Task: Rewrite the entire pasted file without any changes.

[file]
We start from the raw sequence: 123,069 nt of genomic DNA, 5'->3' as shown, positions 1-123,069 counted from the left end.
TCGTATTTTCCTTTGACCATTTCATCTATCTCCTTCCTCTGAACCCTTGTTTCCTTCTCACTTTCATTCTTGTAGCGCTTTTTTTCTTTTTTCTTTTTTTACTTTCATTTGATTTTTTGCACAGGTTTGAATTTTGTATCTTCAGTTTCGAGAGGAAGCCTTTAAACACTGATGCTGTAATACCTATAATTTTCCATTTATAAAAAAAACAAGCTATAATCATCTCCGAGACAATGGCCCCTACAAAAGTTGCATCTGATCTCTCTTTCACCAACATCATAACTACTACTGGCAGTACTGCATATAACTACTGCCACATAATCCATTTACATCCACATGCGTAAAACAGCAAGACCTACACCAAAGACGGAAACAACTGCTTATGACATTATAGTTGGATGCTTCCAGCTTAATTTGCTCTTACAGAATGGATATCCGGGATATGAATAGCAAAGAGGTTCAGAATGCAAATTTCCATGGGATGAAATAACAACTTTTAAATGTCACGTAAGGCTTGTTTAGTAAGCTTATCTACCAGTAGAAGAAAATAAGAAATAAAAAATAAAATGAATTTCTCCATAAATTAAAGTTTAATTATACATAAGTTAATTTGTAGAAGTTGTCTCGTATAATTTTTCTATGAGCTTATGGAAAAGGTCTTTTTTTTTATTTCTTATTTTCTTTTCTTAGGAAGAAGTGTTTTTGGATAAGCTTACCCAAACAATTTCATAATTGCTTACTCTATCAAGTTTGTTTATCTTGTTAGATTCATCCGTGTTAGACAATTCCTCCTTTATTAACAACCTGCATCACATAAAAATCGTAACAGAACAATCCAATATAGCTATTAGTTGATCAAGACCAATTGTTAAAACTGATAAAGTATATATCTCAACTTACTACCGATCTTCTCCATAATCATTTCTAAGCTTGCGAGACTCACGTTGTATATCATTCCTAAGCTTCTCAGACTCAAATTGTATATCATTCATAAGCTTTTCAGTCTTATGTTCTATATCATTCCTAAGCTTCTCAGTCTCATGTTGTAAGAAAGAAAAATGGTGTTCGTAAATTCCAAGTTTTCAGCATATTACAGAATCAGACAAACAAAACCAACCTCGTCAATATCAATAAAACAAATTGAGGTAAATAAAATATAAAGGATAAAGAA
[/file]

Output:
We start from the raw sequence: 123,069 nt of genomic DNA, 5'->3' as shown, positions 1-123,069 counted from the left end.
TCGTATTTTCCTTTGACCATTTCATCTATCTCCTTCCTCTGAACCCTTGTTTCCTTCTCACTTTCATTCTTGTAGCGCTTTTTTTCTTTTTTCTTTTTTTACTTTCATTTGATTTTTTGCACAGGTTTGAATTTTGTATCTTCAGTTTCGAGAGGAAGCCTTTAAACACTGATGCTGTAATACCTATAATTTTCCATTTATAAAAAAAACAAGCTATAATCATCTCCGAGACAATGGCCCCTACAAAAGTTGCATCTGATCTCTCTTTCACCAACATCATAACTACTACTGGCAGTACTGCATATAACTACTGCCACATAATCCATTTACATCCACATGCGTAAAACAGCAAGACCTACACCAAAGACGGAAACAACTGCTTATGACATTATAGTTGGATGCTTCCAGCTTAATTTGCTCTTACAGAATGGATATCCGGGATATGAATAGCAAAGAGGTTCAGAATGCAAATTTCCATGGGATGAAATAACAACTTTTAAATGTCACGTAAGGCTTGTTTAGTAAGCTTATCTACCAGTAGAAGAAAATAAGAAATAAAAAATAAAATGAATTTCTCCATAAATTAAAGTTTAATTATACATAAGTTAATTTGTAGAAGTTGTCTCGTATAATTTTTCTATGAGCTTATGGAAAAGGTCTTTTTTTTTATTTCTTATTTTCTTTTCTTAGGAAGAAGTGTTTTTGGATAAGCTTACCCAAACAATTTCATAATTGCTTACTCTATCAAGTTTGTTTATCTTGTTAGATTCATCCGTGTTAGACAATTCCTCCTTTATTAACAACCTGCATCACATAAAAATCGTAACAGAACAATCCAATATAGCTATTAGTTGATCAAGACCAATTGTTAAAACTGATAAAGTATATATCTCAACTTACTACCGATCTTCTCCATAATCATTTCTAAGCTTGCGAGACTCACGTTGTATATCATTCCTAAGCTTCTCAGACTCAAATTGTATATCATTCATAAGCTTTTCAGTCTTATGTTCTATATCATTCCTAAGCTTCTCAGTCTCATGTTGTAAGAAAGAAAAATGGTGTTCGTAAATTCCAAGTTTTCAGCATATTACAGAATCAGACAAACAAAACCAACCTCGTCAATATCAATAAAACAAATTGAGGTAAATAAAATATAAAGGATAAAGAA